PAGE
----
Child poverty is an urgent and preventable crisis. Solutions to child poverty already exist if we just expand and invest in them. Benefits like nutrition assistance, housing vouchers and tax credits helped lift nearly 7 million children out of poverty in 2017, but millions of children were left behind due to inadequate funding, eligibility restrictions and low wages. We can and must fix these problems to help more children escape poverty now.

Authored by: Children's Defense Fund
Topics: Child welfare, Dual-generation, Early childhood, Food insecurity, Funding, Housing, Legislation & Policy, Low-income, Research, Workforce development
Shared by Housing Is on May 28, 2019
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Video
Community:
May 24, 2019
A landmark National Academies of Sciences report commissioned by Congress concludes that childhood poverty in the U.S. could be cut in half within a decade with appropriate action. The report culls through the existing evidence-base to identify the most impactful existing policies including the Earned Income Tax Credit (EITC) and housing assistance. This panel will also discuss promising new policies that if enacted could help reduce poverty such as the child allowance.

Authored by: Housing Is, CLPHA
Topics: Child welfare, CLPHA, Housing, Legislation & Policy, Low-income, Partnerships, Research
Shared by Housing Is on May 24, 2019
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Video
Community:
May 24, 2019
Congresswoman Barbara Lee, long-serving progressive leader and member of the Budget and Appropriations Committee, and Co-Chair of the Democratic Policy and Steering Committee, will give remarks on congressional efforts to reduce child poverty.

Authored by: Housing Is, CLPHA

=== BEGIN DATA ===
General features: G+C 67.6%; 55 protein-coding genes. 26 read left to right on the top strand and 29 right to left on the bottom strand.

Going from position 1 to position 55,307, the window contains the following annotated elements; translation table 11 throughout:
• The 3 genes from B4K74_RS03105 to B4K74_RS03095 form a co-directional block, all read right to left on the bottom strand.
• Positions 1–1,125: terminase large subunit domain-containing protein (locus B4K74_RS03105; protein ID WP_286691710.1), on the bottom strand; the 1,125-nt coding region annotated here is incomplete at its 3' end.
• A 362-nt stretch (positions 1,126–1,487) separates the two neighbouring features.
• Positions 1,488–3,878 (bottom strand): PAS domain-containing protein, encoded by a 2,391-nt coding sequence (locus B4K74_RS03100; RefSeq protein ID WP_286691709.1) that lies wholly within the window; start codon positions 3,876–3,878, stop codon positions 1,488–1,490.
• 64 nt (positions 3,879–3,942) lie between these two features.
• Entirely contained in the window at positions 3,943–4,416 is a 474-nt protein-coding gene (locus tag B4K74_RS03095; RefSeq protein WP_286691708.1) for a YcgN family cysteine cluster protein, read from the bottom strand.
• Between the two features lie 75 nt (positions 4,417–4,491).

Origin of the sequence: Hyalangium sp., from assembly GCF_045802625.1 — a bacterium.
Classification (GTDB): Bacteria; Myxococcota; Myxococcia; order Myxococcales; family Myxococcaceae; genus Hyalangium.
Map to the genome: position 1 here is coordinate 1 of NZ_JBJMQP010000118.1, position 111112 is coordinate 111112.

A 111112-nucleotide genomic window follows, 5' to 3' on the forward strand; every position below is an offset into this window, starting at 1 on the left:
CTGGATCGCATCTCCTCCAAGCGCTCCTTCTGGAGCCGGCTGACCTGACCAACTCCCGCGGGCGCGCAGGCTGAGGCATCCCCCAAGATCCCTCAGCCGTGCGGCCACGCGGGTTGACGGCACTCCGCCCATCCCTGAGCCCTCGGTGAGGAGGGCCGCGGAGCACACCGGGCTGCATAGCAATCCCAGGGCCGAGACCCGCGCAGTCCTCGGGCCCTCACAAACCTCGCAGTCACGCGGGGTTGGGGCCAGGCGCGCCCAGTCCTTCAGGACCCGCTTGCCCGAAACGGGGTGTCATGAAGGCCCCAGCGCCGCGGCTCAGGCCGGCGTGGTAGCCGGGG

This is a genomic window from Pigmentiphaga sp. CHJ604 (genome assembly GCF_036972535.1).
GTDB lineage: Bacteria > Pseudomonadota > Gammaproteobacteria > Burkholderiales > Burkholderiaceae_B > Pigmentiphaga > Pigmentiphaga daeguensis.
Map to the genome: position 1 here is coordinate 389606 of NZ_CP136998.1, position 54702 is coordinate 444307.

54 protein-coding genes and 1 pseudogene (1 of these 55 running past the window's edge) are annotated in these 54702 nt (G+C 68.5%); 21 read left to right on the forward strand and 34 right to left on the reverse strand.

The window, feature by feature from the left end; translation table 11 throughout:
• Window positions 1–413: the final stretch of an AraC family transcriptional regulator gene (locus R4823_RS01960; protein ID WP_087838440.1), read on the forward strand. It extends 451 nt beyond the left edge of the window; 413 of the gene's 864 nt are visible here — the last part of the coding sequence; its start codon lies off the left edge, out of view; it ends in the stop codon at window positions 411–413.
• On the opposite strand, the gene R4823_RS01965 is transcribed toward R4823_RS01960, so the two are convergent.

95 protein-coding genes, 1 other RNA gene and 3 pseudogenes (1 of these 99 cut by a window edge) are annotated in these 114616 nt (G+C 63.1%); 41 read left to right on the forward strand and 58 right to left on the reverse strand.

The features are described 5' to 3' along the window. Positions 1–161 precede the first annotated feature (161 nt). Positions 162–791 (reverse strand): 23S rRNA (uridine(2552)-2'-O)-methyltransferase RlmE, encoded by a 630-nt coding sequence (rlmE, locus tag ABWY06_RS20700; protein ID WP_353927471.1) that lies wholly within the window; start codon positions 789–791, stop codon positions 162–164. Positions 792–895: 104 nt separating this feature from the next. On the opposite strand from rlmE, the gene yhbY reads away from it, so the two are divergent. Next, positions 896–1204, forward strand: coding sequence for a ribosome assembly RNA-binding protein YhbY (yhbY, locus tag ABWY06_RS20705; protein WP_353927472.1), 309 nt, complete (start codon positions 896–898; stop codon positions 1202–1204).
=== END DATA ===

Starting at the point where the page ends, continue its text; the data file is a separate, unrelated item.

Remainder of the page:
Topics: Child welfare, CLPHA, Legislation & Policy, Low-income, Partnerships
Shared by Housing Is on May 24, 2019
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Research
Community:
Early childhood education programs can impact life outcomes in ways that span generations, according to new research from Nobel laureate James Heckman. In a pair of companion papers released this week, the pioneering University of Chicago economist found that the children of those who participated in a landmark 1960s study still saw improvements in education, health and employment. The children saw such benefits without participating in the same preschool program as their parents—suggesting that early education can contribute to lasting upward mobility and help break cycles of poverty

Authored by: Professor James Heckman and Ganesh Karapakula
Topics: Child welfare, Dual-generation, Early childhood, Family engagement, Research
Shared by Housing Is on May 21, 2019
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Webinar
Community:
Explains the provisions in the Family First Prevention Services Act related to reducing reliance on congregate care and explores approaches to achieve this goal. This webinar includes a summary of the provisions and examples from agencies that have successfully reduced the number of children in group care. Presenters from child welfare agencies in Connecticut and Oklahoma share strategies used to increase the number of children who safely remain with their families or in the least restrictive, most family-like setting.

Authored by: Child Welfare Capacity Building Collaborative (U.S. Department of Health and Human Services, Administration for Children and Families)
Topics: Child welfare, Foster care, Youth
Shared by Housing Is on May 21, 2019
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Report
Community:
Dec 11, 2018
This report highlights the development and implementation of a mentoring program for college students in foster care in New York City through a strategic partnership that was forged among New York City’s Administration for Children’s Services, Goldman Sachs and Casey Family Programs. The program is designed to expose youth to professional and experiential opportunities through a series of one-on-one meetings and group workshops. Students have the opportunity to become familiar with the Goldman Sachs corporate environment, understand various business sectors and explore the roles and responsibilities of different jobs, as well as receive hands-on support with job applications and interviewing.